There are two related historical and cultural significant imageries Paul is using in this passage: first, the foundation imagery and then also the word naos. In any kind of building project a good foundation is of necessity. In ancient times, the massive temples and magisterial constructs had to be built on colossal foundations. If a wrong foundation would have been laid, the superstructure (e.g. temple or administrative building) would have at one point in time collapsed or been tilted. Such wrong foundations would have caused fractions and ultimate destruction of the building.
The term naos (often translated as temple) refers to the inner part of the temple construct. The actual sanctuary (sanctuary proper) was the place where the god or goddess was believed to dwell. Both of these imageries are crucial for interpretation of the passage at hand.
First of all Paul needs to address the issue of his and Apollos’s identity. Both of them have received a task and both of them are servants of God (v.5). They are God’s servants and coworkers (vv.5-9). In verse 5 then Paul raises the question of status (“what is our status?”). They are not like the homo novus (those who became rich through commerce or other means; lit. “the new human”) of society who somehow climbed up the ladder in society (we need to remember that status is the most crucial element of the Greco-Roman world) but first and foremost Paul and Apollos are diakonoi – servants!
Their effectiveness is determined by the Lord. Yes, each one has his task, Paul planted and Apollos watered, but it is God Himself who ultimately gives growth (v.6). Thus, only God is to be praised for His accomplishments. The laborers share a common purpose and are of unity (“he who plants and he who waters are one”; v. 8). Their reward will be determined “according to each one’s labor (kata ton idion kopon). This labor is not the result, labor is not production, it is about the manner in which the work is done; that’s the base on which God is going to evaluate. Here Paul does not let us know what this reward is, but stresses that character and intentions matter the most in the Christian ministry.
In verse 9 Paul switches the agricultural metaphor to that of construction work. Paul is a master builder – sophos architektōn – and knows what he is talking about (v.10). By the time Paul came to Corinth, he already had immense experience in missionary work. Paul doesn’t mind to call himself sophos because it is by God’s grace that his work flourishes and he knows what he is called to do.
In verse 11 then he talks about the foundation of the church as God’s temple – the gospel of Jesus Christ. Christ crucified and raised from the dead – that is the Gospel. This building imagery is taken from temple construction in Corinth (see discussion above). The foundation which has been laid cannot be wrapped in rhetorical excellence because there is no eloquent speech about a crucified Messiah – the foolishness of God.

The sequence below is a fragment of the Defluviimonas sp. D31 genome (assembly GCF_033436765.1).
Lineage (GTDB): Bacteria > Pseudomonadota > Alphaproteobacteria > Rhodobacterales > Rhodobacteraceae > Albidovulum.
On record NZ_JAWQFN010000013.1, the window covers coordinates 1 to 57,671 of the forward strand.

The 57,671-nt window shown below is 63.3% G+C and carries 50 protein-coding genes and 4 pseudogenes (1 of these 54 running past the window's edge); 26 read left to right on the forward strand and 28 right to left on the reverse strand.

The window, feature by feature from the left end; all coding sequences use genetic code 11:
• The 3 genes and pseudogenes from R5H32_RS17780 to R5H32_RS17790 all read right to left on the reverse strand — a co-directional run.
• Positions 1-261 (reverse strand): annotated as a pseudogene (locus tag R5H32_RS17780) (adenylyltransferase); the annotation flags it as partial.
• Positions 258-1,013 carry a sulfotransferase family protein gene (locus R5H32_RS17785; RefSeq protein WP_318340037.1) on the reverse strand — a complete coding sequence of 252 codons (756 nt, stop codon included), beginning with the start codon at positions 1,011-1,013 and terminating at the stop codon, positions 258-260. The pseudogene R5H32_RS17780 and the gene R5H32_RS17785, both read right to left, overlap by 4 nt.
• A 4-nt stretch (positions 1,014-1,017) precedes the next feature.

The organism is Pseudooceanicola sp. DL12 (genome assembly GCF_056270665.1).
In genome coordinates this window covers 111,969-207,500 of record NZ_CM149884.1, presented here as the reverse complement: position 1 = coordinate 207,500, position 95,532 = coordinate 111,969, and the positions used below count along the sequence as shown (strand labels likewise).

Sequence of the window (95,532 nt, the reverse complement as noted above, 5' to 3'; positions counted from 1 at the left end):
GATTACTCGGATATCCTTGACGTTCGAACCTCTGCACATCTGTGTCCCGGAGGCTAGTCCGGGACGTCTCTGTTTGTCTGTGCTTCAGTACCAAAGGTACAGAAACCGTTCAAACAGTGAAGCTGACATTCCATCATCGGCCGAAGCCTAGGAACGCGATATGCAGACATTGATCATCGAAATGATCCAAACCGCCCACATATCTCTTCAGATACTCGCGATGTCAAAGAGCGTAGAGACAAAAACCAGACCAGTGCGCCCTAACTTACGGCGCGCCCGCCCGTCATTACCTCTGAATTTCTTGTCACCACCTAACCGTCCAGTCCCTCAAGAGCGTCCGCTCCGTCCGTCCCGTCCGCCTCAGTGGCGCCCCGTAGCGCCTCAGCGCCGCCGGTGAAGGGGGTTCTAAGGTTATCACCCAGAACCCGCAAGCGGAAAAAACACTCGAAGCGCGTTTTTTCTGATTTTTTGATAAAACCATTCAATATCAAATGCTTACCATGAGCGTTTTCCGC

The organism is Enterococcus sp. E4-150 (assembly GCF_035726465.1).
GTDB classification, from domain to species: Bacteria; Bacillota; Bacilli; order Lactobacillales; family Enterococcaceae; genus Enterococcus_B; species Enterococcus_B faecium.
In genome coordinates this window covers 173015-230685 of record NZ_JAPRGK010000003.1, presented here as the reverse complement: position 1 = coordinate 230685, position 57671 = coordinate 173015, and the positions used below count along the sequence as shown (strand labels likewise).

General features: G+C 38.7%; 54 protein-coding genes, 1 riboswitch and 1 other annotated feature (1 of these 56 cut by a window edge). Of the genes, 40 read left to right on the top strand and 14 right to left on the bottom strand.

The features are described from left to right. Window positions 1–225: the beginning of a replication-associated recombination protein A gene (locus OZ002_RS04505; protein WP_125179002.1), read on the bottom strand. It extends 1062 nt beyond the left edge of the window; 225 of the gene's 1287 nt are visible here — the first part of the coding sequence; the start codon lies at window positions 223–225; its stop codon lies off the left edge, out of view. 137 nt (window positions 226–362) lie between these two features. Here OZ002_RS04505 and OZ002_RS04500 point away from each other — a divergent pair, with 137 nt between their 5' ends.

Verses 12-13 then speak about the quality of missionaries and teachers in the church. We have to keep in mind that Paul is not concerned about the materials, but about the foundation being laid – Christ crucified. When Paul talks about the fire (v.15) he talks about the worker and not the material. The evaluation then on the Day of the Lord will be “How central was the crucified Christ?”
Here now comes the main point of 3:1-17: The church and its responsibility as God’s temple (vv.16-17). The congregation is God’s temple in which God’s Spirit dwells (v.16). Via a rhetorical question Paul draws the readers into the argument. “Do you not know that you [plural] are God’s temple and that the Spirit of God dwells in you [plural]?” views the whole church corporately. In essence Paul is saying in verse 17 “If you create division, unity is dissolved and the temple destroyed” (see discussion of foundation above). The person who destroys the congregation will be destroyed by God. This then becomes the crux for the entire epistle, because there can be no impurity in God’s temple. This has ethical implications.
The apostle Paul exhorts us that we need to take care that our message is about the crucified Messiah and not some eloquent speech which is of no concern in terms of the edification of the church or the glory of God. This for sure does not mean we should not speak intelligibly but that it is the content and not the method per se which matters.
Cultural relevance is important but a crucified Messiah cannot be tamed and beautified by nice church programs. We as teachers and leaders of the church need to take care as to how we build on that foundation. There is not place for pride in this work, because God is the one who gives the growth. Human effort is valuable in God’s sight, but it is He who ultimately gets the glory!